Barett et al., (2019) illustrate that eukaryotes also undergo a second type of cell division that is meiosis. Through this process, a single cell divides to form four cells with half the number of chromosomes as the parent cells, also known as haploid cells. In humans, this is the process through which gametes, both male and female are formed which is essential for reproduction. During fertilization, the two gametes from both genders fuse to form an oocyte which later develops into a fetus. Before meiosis, the cell undergoes replication of genetic material similar to the interphase stage of mitosis. However, meiosis is divided into two divisions, I and II. In prophase I, the chromosomes that have been duplicated in interphase start to condense as in mitotic prophase. However, they are also matched to form homologous pairs which carry the same genetic material. This is essential for the exchange of genetic material in a process known crossing over. Since meiosis produces gametes that would later form another human being, this ensures that diversity of the human race is maintained.
The chromosome pairs remain attached to each other by the chiasmata until the genetic exchange process is complete. The division process then progresses to metaphase I where the homologue pairs are lined up along the metaphase plate that runs down the cell in a randomized manner which ensure genetic material is randomly distributed to either side of the plate. In Anaphase I, the chromosomes are polarized from one another by mitotic spindles. Meiosis I is finalized in telophase I when the chromosomes reach the opposite ends of the cell and the cell divides to form two cells with 26 chromosomes. The division then moves into Meiosis II. Here, there is no duplication of DNA material but rather, two cells from meiosis II are farther divided to form haploid cells with half the number of chromosomes as the parent cells. Meiosis II begins with prophase II in which the chromosomes condense and spindle fibers begin to divide. The division moves to metaphase II where the chromosomes line up along the middle metaphase plate. In anaphase II, the chromatids pairs are separated from one another by the mitotic microtubules. Finally in telophase II, nuclear membrane envelope the genetic material on either side of the cell before the cell splits into haploid cells containing half the number of chromosomes as the parent cell. Barrett et al., (2019) conclude that this is how gametes are formed in humans.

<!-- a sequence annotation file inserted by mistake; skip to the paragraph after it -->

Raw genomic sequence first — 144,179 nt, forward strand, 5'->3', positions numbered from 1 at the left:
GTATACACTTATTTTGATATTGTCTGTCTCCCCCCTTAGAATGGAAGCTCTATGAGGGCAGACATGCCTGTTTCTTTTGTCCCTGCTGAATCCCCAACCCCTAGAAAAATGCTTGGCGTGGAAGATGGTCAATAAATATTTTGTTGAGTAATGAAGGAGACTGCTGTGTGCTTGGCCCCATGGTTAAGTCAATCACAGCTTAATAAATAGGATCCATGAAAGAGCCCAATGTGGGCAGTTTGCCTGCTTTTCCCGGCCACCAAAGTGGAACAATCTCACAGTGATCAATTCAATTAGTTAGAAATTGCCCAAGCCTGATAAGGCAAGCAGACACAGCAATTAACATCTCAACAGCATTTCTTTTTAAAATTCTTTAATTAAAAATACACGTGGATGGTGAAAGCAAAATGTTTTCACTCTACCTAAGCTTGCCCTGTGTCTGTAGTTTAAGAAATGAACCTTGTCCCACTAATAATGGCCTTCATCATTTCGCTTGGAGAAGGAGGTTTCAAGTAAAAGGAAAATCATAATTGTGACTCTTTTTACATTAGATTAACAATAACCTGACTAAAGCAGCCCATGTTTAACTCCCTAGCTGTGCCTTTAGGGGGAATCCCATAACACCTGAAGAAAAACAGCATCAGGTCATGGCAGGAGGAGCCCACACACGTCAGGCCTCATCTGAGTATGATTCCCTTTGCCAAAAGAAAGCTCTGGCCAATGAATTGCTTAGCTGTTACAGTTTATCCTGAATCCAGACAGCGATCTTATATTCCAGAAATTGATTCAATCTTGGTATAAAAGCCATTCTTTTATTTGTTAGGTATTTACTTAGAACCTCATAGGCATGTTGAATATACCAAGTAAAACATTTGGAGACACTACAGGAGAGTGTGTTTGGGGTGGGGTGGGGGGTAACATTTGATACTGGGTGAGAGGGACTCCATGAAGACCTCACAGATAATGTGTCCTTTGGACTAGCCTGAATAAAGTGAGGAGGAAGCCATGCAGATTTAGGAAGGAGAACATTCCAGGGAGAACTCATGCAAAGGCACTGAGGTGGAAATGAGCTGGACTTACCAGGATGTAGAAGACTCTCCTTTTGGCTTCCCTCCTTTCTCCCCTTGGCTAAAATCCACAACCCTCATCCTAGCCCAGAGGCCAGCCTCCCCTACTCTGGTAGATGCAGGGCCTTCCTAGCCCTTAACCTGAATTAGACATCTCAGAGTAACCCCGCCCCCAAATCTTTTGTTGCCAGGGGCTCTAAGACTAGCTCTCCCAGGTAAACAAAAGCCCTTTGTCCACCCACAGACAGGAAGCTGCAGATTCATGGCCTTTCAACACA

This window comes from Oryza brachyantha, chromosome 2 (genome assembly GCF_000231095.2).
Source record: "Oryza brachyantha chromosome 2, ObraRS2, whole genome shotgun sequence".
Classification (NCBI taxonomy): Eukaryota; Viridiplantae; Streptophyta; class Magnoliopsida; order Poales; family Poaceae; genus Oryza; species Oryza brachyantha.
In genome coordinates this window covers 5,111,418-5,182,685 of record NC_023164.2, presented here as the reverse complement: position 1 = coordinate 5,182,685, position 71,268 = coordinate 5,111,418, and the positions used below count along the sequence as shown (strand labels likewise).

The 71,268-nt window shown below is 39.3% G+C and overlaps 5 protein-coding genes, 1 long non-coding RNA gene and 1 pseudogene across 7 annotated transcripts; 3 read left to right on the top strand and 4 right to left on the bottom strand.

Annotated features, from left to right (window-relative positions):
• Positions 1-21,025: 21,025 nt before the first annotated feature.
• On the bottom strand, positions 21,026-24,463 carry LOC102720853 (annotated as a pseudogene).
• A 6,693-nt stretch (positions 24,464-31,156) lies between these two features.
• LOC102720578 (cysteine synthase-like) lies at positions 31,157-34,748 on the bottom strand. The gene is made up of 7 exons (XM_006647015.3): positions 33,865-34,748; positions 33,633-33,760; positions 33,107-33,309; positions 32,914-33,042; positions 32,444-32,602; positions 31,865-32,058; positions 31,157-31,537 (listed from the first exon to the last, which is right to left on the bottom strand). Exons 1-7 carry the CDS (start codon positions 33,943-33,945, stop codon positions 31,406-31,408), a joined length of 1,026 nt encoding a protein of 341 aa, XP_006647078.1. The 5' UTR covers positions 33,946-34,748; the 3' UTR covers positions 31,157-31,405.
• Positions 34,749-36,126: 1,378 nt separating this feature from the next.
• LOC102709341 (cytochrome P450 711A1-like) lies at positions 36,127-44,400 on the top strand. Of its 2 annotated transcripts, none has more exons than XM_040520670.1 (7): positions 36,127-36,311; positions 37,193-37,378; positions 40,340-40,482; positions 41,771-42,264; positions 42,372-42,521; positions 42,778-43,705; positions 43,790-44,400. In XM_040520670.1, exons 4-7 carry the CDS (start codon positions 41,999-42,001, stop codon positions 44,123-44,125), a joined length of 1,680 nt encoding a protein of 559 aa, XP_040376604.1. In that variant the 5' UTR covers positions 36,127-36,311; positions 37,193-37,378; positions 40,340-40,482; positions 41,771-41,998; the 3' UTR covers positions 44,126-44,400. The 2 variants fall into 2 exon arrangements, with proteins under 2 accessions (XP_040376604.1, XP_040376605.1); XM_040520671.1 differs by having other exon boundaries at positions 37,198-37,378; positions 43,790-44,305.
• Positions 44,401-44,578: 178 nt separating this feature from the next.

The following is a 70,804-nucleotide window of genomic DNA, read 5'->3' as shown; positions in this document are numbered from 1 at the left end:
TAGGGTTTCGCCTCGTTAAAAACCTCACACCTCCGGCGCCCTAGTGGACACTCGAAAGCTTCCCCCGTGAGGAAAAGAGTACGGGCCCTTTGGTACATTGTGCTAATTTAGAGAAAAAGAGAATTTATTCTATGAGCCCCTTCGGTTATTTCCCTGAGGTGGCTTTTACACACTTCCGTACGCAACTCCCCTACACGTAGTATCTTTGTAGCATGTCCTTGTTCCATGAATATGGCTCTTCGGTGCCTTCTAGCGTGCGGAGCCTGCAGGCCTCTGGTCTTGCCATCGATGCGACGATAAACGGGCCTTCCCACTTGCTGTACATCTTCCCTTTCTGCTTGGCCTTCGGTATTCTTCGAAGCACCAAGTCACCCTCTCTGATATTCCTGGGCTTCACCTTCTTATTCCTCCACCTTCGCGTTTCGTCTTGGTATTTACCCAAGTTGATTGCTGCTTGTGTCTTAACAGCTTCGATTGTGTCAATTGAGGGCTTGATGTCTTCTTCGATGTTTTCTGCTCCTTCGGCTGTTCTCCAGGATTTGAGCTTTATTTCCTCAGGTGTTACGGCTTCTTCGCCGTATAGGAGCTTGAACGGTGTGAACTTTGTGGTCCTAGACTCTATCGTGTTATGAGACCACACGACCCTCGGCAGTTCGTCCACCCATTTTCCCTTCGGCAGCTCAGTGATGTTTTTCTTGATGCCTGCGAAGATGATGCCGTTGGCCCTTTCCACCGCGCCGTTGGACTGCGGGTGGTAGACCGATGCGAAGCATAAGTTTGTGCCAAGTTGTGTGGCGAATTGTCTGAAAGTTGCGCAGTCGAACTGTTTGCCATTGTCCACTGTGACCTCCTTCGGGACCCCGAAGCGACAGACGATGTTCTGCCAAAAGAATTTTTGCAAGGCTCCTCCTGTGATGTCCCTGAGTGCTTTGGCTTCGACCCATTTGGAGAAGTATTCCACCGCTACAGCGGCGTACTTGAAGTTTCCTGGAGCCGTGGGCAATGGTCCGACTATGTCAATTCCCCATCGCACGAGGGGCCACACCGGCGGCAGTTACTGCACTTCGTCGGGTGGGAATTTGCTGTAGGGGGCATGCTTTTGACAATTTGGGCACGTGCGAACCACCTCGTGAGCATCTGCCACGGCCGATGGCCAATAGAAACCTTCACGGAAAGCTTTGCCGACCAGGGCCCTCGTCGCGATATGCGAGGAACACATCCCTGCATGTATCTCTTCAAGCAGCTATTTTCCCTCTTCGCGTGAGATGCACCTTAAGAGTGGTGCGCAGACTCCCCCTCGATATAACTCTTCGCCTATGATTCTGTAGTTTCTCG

Overview of Mitosis and Meiosis
Both mitosis and meiosis are vital parts of human physiology. However, Clift and Schuh (2013) note that both are limited in their respective function. Mitosis is necessary for normal tissue growth, regeneration and healing which maintain the integrity of body tissues. However, mitosis produces the same cells and shows little variation.